I’ve been itching to write about something that comes to my mind every time someone says this to me when my Big-C story comes into the picture: “You’re so strong.”
Firstly, I’d take credit for that. Yes, I think I’m pretty strong for taking in Big-C into my life and walking out from the battle feeling like a completely normal human being who actually likes to brag a little about that adventure I went through.
Secondly, I’d like to give credit to the people and circumstances that I’ve been through to help put perspective to where the strength came from.
For the most part of my life, I was raised by a single mother. I lost my father to a sudden illness at the age of five. Since then, my mom has been raising four children on her own, sending all four to obtain bachelor’s degree when she herself never completed primary school. I think that’s enough to summarize how much I learned from my mom about being strong.
Besides that, the major colon surgery that left a 5-inch scar on my tummy was not my first surgery. I think this played a major part. I only realized this when a friend told me how scared for life she is for a minor key-hole surgery she’d undergo. She reminded me how afraid I was when I had to go through a minor day surgery many years back. I was so afraid then that the doctor was asking me why I was crying so much before any diagnosis was even made. 😂 So yes, my prior experience being wheeled into an operating theater helped prepare me.
On the bed this morning, I thought about the scar on my abdomen. I recalled being wheeled into the operating theater. I marveled at the fact that my surgeon cut open my abdomen, cut my colon, reattached my colon, and put all my organs back in place before stitching me up. Isn’t it amazing? How did human become so smart? If not for the surgery, the tumor may continue to grow inside my colon, causing my colon to burst inside me at one point… But I’m still here exactly one year later. Without the tumor. With a scar that says, “I survived a major surgery.” Thank you, Doctor! #throwback #26Jan2016 #surgeryanniversary #coloncancer #survivor #sharestrength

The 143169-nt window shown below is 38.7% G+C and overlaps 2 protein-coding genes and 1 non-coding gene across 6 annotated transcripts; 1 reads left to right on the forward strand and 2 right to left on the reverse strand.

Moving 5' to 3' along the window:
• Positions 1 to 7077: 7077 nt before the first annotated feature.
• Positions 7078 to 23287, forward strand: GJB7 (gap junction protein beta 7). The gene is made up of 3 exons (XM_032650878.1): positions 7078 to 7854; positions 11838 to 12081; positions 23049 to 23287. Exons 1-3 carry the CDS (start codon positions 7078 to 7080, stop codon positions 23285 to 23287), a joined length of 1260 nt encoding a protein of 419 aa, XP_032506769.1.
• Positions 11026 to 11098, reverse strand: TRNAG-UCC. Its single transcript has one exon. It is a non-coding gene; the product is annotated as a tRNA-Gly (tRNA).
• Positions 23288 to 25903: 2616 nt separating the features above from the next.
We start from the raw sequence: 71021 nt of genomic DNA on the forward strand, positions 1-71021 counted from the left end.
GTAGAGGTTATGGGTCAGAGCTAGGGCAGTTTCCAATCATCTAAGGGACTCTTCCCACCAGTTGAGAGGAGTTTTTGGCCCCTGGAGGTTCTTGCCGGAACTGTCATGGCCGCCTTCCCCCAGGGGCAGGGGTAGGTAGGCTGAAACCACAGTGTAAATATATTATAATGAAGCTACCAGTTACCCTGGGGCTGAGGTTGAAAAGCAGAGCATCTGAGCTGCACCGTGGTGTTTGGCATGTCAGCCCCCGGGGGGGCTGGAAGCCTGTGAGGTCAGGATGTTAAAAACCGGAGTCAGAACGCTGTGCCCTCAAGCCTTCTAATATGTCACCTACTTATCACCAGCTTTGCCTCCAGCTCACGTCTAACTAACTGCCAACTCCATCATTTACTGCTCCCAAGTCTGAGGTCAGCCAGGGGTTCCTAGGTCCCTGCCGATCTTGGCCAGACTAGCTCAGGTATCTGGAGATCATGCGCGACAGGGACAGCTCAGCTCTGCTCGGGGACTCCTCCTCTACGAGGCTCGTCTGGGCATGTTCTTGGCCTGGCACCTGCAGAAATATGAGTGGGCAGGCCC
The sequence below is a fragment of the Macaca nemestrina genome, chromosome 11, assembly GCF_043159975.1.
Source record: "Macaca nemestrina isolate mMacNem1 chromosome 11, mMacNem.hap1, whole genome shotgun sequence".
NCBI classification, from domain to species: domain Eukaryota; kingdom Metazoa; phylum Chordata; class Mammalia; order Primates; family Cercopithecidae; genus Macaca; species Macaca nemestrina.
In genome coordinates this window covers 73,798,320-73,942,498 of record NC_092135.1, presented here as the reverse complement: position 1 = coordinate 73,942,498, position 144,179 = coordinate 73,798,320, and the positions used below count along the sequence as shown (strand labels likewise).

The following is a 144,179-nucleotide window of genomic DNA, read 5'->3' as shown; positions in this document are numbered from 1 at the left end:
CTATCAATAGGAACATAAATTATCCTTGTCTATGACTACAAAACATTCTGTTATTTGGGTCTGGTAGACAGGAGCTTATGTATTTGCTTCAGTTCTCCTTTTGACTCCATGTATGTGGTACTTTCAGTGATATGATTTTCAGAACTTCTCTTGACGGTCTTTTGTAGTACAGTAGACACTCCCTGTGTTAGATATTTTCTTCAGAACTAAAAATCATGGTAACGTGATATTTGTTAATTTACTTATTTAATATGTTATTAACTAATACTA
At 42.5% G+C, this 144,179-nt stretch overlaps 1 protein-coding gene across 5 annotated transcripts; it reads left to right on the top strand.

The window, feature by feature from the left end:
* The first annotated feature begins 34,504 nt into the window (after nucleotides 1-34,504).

Moreover, I was lucky to have talked to several people who believed that I could just cut off the cancerous tumour from my body and be done with it. Good thing doctor did not diagnose me at Stage 3 from the beginning and convinced all us non-medical humans that I was likely to be at the early stage so that I could take Big-C treatment one at a time too.
Lastly, I truly believe that strength comes in various forms. It’s easy to see it on a once-in-a-lifetime battle like mine. But don’t forget the many silent, unnoticed and everyday battles that many people go through: living with depression, growing up in a broken family, having special needs sibling, battling weight issue, yearning for recognition, raising a family, and the list continues.
Yes, I feel that raising a family is harder than going through cancer. Even as I was going through the dreaded cancer treatment, a voice within me just kept telling me that there’d be one thing more difficult than battling the Big-C; and it’s motherhood.
Happy Mothers’ Day to my strong mama and all strong mamas in the world.